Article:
It was really around the idea of a collective. And really looking at— we didn't use the word diversity, or we didn't use the word building an inclusive workplace. Like, I think maybe that— that was back in 2010/2011. And— but we were doing it like without using the words and saying what we were trying to do is go out and find a really— mix of people with different experiences and backgrounds that kind of shared the interpersonal skills that would be successful in an entrepreneurial environment. And so we looked for people that had the intangibles to succeed, you know? Collaborative, you know, a sponge for learning was one that we always use. We'd love to ask the question like: "how do you learn?" That was one of our interview questions and we would just listen to how they got their info and learned and, and— and what they read. And so it was, it was really about getting to know them as people and making sure they could be a good cultural fit. And once we did that, and brought them on, it was like, every time we added a person, our culture grew exponentially. Like it wasn't just— wasn't just grown by one person. It just kept feeding a bit of a snowball rolling down a hill. And it's— it's the thing I'm most proud about in my, in my time at GlideSlope was the group of people that we were able to assemble and how close they became and how committed they were to the business. And we gave back to them a lot. We did a lot of things that— that even at big companies that I'd worked for were never done like building career path plans for them so they knew where they could go. And you know, we always celebrated things like the day that we got started and you know, we would give spot bonuses for just people doing a good job and we had a lot of ways of fostering kind of people wanting to get off the elevator and come to work, which I think is that's like the most important thing if you can do that and it won't happen every day. Like there's no way anyone wants to go to work every single day. But if— if you can do seven out of 10 that's the number. If you can get people excited to come to work seven out of 10 days and you can help them plow through those other three then you're in good shape I think.
I love that seven out of 10 number I've— a lot of people have kind of— I've heard like, you know just as long as it's good more days than it's bad. But you know, I think seven out of 10 much— it's a much stronger statement and a higher standard to hold yourself to as a leader. So— which, which I love. So in terms of, you know, your journey, so you identified this need in the market, you left, you know, a very established, successful corporate career to go start this company. You built it, it was your baby, you hired amazing people. Sounds like you had a great work culture. How did you arrive at this decision as a founder and CEO to then pursue an acquisition, right, you know? What was an inflection point for you? When did that happen? And what was the process around getting to the decision?
Eric Guthoff 14:46
So when we turned five, so this was 2015. We took the company— and we're about 20-25 people at the time. We took everyone to Charleston, South Carolina for a retreat. Wild Dunes Resort. Highly recommend, when we can all go back to going out to resorts. Wild Dunes, we all went to Wild Dunes—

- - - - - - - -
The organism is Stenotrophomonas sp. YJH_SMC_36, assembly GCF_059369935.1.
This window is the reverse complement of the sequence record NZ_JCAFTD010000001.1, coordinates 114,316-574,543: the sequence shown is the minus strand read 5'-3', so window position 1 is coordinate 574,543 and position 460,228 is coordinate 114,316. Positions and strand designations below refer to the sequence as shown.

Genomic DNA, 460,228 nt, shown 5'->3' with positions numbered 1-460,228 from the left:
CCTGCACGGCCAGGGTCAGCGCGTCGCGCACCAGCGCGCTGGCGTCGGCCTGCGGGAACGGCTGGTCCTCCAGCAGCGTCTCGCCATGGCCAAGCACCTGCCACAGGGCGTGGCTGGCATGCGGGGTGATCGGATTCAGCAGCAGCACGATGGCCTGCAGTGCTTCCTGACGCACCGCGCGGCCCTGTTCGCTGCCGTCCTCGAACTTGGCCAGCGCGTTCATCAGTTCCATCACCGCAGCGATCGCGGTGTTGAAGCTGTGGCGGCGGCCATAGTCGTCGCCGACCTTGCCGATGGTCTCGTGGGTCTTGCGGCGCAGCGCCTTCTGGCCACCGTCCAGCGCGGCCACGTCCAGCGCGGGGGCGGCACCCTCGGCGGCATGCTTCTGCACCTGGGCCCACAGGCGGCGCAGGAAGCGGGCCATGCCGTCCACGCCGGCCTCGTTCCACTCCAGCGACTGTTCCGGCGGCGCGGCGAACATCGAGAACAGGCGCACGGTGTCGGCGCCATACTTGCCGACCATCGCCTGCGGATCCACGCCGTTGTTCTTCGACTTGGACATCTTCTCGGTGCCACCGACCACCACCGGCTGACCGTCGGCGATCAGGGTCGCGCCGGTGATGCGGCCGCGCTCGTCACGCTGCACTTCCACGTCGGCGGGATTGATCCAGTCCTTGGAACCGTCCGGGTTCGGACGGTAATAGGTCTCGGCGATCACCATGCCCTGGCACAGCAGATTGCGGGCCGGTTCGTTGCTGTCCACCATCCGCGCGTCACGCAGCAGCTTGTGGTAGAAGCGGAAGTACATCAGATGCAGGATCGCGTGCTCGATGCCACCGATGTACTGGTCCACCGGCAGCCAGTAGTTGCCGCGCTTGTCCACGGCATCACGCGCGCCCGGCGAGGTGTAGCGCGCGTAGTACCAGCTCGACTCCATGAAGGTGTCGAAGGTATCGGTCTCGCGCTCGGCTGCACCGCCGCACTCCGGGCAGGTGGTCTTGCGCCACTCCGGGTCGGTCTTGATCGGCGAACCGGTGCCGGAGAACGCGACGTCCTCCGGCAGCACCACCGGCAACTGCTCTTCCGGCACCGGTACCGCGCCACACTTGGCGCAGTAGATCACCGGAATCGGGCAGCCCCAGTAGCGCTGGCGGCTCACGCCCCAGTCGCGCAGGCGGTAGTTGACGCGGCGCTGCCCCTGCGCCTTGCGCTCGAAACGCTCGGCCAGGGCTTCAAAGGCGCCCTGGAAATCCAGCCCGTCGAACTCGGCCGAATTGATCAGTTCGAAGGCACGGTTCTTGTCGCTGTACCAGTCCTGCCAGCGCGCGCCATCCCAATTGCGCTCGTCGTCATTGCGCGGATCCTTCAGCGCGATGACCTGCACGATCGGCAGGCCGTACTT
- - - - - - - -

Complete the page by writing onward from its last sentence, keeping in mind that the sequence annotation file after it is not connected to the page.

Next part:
I've actually been there!
Eric Guthoff 15:05
Yeah, that's so funny.
Eric Guthoff 15:06
Great, great time. And it was just— it was— it was four days of like, enjoying, you know, a cookout on the beach and the city and, you know, going out for dinner and just fun, playing tennis. But we had one meeting where we talked a bit more about the future because you know when you turn five, the natural question is like, well, what's the next five years gonna look like? And that's really when we started to realize that in order to really bring the value to our clients that many of which were global companies, we needed to scale the business. And we formed a committee of people, including some people that worked with GlideSlope, and we brought in some advisors from outside of GlideSlope, and that committee was in charge of answering the question, "how can we scale?" And that was really the question. It wasn't, let's get acquired by any means. It was "how do we scale the business?" And we, of course, thought about taking some investment money. We thought about a merger with another company. We thought about— we thought about joining a collective of companies where we'd be a part of a bigger, you know, puzzle. And we thought— we thought about acquisition, you know, we looked at different options. And what I think we did really— we were really smart about it is we proactively before this was out that we were looking, we made a list of the companies that met some criteria that we established that— that moun— many of which we researched and found that could be potential homes or fits for us. And that's really, I would— I would, I would recommend starting there because, you know, you can kind of chart your pathway by doing it that way. I'll then kind of tell you what happened is that we didn't have time to— we were so busy running the company, which I'm sure, you know, a lot of people on this call can— can— it resonates with a lot of people on the call. We're so busy. I mean, I remember in 2016, we were working on the Rio Olympics, and we had many clients that we were working on big programs around the Rio Olympics in Brazil, and— and we just didn't have the time to go talk to these companies. And so what happened is that we started getting interest of others saying: "hey, we heard you're on your on the market, or you're looking to scale." And what turned into kind of a— what turn— what started as a strategic process to identify the right kinds of homes for GlideSlope, you know, kind of turned into who's interested in us, which turned into mostly companies looking at acquiring us and they're great companies, you know, great companies looking at us. It just reverse engineered it from how we started.